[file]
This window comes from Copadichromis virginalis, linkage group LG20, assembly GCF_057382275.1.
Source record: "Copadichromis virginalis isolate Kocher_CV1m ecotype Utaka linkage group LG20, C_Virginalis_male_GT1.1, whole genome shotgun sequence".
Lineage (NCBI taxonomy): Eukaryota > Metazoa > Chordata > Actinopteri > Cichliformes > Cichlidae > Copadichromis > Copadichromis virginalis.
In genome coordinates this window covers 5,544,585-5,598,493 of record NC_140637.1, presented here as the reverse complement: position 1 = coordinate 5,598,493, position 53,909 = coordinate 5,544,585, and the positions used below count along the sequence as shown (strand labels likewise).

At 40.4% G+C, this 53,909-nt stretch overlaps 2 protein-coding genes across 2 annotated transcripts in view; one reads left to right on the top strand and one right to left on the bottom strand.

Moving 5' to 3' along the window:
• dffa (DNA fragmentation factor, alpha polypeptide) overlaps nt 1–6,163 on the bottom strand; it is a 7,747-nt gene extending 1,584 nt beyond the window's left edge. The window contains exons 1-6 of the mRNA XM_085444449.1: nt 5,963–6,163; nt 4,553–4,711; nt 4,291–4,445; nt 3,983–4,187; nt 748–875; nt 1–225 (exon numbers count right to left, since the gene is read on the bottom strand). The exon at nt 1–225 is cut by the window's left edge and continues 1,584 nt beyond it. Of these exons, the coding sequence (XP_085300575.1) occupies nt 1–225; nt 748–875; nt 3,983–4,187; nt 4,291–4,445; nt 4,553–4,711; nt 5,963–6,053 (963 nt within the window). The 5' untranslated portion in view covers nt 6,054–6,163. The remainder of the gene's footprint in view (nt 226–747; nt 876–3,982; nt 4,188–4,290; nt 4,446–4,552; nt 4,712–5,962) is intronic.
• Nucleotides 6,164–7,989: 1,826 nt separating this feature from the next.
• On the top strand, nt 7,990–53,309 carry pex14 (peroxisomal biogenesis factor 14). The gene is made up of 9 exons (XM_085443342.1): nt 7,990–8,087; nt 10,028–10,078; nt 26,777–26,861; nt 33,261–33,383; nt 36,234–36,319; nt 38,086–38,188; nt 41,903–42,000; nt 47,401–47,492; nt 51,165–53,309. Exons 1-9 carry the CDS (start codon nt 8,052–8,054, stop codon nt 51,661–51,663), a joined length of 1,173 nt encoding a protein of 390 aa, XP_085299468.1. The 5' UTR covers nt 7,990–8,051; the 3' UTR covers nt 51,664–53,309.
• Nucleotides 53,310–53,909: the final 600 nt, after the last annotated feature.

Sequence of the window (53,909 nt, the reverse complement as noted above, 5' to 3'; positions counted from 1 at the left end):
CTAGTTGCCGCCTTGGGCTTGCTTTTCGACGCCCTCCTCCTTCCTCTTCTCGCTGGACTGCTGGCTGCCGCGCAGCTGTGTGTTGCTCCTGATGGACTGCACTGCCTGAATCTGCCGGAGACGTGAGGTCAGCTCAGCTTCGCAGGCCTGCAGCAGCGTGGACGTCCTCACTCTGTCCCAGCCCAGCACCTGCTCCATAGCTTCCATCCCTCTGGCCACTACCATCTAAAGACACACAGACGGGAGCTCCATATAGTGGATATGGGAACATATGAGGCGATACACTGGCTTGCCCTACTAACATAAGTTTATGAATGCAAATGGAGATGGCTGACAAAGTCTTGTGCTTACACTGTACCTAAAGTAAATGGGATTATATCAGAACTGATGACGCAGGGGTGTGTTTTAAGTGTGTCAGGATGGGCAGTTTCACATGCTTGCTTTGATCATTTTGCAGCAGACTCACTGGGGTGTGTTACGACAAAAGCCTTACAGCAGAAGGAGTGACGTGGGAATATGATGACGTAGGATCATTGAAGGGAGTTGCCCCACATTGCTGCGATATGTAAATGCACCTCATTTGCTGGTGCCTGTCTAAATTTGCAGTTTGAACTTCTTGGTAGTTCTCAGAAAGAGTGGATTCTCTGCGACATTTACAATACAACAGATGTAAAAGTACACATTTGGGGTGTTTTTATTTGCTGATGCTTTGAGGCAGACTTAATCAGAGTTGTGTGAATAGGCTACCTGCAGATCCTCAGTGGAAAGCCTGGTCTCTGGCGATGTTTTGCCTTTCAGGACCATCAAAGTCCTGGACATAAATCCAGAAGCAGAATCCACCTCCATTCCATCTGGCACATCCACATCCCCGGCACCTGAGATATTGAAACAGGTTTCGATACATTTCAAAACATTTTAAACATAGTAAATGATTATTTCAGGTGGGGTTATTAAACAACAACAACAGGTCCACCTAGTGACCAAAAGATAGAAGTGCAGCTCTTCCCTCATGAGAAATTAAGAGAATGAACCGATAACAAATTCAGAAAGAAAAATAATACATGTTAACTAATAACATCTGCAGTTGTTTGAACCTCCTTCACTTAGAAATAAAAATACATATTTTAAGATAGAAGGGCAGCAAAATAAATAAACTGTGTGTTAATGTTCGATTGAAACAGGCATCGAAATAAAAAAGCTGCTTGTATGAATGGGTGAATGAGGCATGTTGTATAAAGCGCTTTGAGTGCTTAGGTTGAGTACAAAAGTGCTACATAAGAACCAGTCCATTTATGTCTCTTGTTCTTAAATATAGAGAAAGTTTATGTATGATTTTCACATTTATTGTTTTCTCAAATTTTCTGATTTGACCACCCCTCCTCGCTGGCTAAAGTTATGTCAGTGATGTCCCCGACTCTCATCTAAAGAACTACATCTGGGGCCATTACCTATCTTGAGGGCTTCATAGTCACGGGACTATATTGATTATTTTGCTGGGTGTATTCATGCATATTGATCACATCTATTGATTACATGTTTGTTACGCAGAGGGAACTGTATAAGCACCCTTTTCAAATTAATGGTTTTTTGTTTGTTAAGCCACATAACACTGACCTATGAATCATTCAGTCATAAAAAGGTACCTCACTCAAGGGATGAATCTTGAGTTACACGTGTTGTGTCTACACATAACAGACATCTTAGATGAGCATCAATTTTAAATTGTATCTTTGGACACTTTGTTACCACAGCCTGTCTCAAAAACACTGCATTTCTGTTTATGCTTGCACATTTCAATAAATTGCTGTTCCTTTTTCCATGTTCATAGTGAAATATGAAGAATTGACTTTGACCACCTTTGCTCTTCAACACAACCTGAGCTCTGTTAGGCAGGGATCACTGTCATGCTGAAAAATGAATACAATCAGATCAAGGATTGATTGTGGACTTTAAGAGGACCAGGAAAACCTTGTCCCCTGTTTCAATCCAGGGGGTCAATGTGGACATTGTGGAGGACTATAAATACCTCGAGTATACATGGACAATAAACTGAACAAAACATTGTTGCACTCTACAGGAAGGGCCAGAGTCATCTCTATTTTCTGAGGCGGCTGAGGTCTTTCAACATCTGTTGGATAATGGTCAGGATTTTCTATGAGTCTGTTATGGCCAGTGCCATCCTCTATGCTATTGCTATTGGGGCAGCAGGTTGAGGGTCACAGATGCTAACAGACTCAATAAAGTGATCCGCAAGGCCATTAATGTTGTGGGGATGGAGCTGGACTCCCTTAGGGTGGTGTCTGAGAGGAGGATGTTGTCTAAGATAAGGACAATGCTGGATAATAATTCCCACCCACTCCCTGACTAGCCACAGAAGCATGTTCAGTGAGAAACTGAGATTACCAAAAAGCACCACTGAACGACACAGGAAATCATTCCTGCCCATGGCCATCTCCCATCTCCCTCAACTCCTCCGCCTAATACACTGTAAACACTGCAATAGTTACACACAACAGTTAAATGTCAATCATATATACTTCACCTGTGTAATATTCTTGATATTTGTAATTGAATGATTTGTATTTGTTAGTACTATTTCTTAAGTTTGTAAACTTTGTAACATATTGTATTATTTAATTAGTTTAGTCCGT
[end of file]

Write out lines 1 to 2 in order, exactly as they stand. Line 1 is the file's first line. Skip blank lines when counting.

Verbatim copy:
This window comes from Copadichromis virginalis, linkage group LG20, assembly GCF_057382275.1.
Source record: "Copadichromis virginalis isolate Kocher_CV1m ecotype Utaka linkage group LG20, C_Virginalis_male_GT1.1, whole genome shotgun sequence".